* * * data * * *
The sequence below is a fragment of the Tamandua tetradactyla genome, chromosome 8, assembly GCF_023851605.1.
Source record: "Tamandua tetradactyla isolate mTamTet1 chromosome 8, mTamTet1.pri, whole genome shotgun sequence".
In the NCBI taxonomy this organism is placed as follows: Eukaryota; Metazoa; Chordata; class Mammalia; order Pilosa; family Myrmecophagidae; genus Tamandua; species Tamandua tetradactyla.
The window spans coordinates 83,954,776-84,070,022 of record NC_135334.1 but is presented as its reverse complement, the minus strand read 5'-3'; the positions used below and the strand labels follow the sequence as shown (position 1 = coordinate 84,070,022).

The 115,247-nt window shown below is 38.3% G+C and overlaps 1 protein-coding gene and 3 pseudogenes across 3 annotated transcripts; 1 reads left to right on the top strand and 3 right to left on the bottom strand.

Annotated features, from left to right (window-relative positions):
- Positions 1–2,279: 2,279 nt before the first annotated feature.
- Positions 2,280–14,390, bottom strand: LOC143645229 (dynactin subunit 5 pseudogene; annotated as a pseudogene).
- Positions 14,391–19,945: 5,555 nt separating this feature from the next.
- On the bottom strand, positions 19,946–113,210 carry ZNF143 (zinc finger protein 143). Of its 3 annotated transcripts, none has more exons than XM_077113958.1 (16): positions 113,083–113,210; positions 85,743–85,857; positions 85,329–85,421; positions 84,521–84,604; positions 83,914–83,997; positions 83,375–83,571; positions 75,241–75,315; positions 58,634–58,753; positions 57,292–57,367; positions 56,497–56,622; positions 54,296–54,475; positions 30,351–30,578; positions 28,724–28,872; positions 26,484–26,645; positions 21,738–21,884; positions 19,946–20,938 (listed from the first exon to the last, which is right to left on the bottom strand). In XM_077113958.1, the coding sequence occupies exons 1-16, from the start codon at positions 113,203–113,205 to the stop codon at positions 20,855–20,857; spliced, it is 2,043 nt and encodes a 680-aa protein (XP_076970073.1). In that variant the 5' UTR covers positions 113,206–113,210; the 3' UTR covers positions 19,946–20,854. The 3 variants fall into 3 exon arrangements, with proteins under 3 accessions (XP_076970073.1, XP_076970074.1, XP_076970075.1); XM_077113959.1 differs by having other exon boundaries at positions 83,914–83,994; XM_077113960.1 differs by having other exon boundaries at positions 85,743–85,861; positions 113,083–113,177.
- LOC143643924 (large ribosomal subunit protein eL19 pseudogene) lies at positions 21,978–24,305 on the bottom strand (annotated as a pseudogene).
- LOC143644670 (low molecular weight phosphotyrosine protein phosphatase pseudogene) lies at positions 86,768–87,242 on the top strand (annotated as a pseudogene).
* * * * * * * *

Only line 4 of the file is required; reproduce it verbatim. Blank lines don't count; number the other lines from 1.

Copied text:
The window spans coordinates 83,954,776-84,070,022 of record NC_135334.1 but is presented as its reverse complement, the minus strand read 5'-3'; the positions used below and the strand labels follow the sequence as shown (position 1 = coordinate 84,070,022).